The Good, the Bad, and the Netflix of Gamifying TV

TV Features
The Good, the Bad, and the Netflix of Gamifying TV

Netflix is defined by choices, or more specifically our choices: it is what we choose to watch, refracted through the service’s myriad forms of data collection, that decides which shows get renewed, and which don’t. The rise of streaming saw Netflix at the forefront of a new boom in entertainment, and it was lauded as a place where creators could finally take “risks.” Recently though, it feels like we are facing the bitter afterglow of that boom—as the market continues to become more saturated, Netflix’s business model is consistently reaffirming its painfully risk-averse design. This is no longer a landscape defined by experimentation—perhaps it never was—but it is now transparently dominated by metrics and carefully calculated investments.

However, there is one area of innovation where Netflix has been quietly building a small monopoly, and that is interactive content. Whilst Black Mirror: Bandersnatch garnered significant attention upon its release in 2019, it did not usher in a new age of interactive television, but rather a slew of one-off kid’s show specials and trivia games. Type “interactive” into the Netflix search bar and you will be met with such offerings as Boss Baby: Get that Baby! or the deeply frustrating You vs Wild, a show which fundamentally fails to deliver on its premise by not allowing you to kill Bear Grylls. The current state of Netflix’s interactive content belies any real tact or ambition, it’s plainly all just for fun.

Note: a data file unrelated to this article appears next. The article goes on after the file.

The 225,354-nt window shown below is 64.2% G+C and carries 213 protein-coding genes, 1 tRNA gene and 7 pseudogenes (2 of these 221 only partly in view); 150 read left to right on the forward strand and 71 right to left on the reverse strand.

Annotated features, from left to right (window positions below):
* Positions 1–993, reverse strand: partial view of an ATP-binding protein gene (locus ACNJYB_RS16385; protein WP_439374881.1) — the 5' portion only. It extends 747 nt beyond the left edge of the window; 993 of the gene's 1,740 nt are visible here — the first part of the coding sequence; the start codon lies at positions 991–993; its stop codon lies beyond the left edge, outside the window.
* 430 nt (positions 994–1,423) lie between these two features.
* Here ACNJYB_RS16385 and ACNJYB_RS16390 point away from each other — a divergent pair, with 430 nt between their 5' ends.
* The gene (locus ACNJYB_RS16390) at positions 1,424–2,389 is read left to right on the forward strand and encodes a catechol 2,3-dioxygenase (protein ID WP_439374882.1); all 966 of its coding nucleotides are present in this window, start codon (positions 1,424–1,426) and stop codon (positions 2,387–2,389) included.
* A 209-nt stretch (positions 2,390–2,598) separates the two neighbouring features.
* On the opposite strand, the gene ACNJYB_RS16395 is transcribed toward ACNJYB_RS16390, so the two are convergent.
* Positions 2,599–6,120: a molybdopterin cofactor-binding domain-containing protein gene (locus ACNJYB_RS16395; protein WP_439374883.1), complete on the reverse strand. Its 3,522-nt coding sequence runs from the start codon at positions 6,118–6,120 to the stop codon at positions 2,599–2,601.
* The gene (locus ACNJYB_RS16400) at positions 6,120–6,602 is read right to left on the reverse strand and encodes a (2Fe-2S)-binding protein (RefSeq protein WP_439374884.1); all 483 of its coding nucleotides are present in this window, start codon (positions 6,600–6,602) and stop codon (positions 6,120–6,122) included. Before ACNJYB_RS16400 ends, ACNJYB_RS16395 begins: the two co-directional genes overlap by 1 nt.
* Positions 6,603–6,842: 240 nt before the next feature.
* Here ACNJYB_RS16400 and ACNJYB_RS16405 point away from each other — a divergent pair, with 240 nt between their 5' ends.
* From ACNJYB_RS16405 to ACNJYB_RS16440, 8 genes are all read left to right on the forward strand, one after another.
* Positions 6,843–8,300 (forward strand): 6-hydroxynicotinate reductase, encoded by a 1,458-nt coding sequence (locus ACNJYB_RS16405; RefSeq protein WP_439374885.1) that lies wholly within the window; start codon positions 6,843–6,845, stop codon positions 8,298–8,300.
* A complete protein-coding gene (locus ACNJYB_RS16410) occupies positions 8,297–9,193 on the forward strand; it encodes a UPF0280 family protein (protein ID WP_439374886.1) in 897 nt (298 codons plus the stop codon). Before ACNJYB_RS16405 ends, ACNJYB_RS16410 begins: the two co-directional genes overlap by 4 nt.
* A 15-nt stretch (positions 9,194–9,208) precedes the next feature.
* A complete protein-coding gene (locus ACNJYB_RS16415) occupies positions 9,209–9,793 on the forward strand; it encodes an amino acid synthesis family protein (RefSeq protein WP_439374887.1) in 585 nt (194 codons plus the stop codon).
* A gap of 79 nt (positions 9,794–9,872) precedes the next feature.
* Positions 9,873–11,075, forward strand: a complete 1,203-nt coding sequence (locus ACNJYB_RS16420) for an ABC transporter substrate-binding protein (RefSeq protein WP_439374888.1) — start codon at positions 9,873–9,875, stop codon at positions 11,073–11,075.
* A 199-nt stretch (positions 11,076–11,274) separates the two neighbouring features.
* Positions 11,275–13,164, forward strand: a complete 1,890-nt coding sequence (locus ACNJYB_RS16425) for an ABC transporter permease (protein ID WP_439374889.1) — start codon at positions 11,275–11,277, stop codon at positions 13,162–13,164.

Then at the beginning of this year, the service finally dipped its toes back into the realm of interactivity with bank-heist caper, Kaleidoscope. The show’s primary hook was that, barring the finale, viewers could watch any of its color-coded episodes in whatever order they wanted. It sounded like a bold challenge to linear, serialized storytelling; it was proudly proclaimed that there were 40,320 ways in which viewers could experience its story, and yet… audiences quickly realized that none of this mattered if they were all equally hollow and inconsequential experiences, and it didn’t elevate the show to be any more than the sum of its average parts.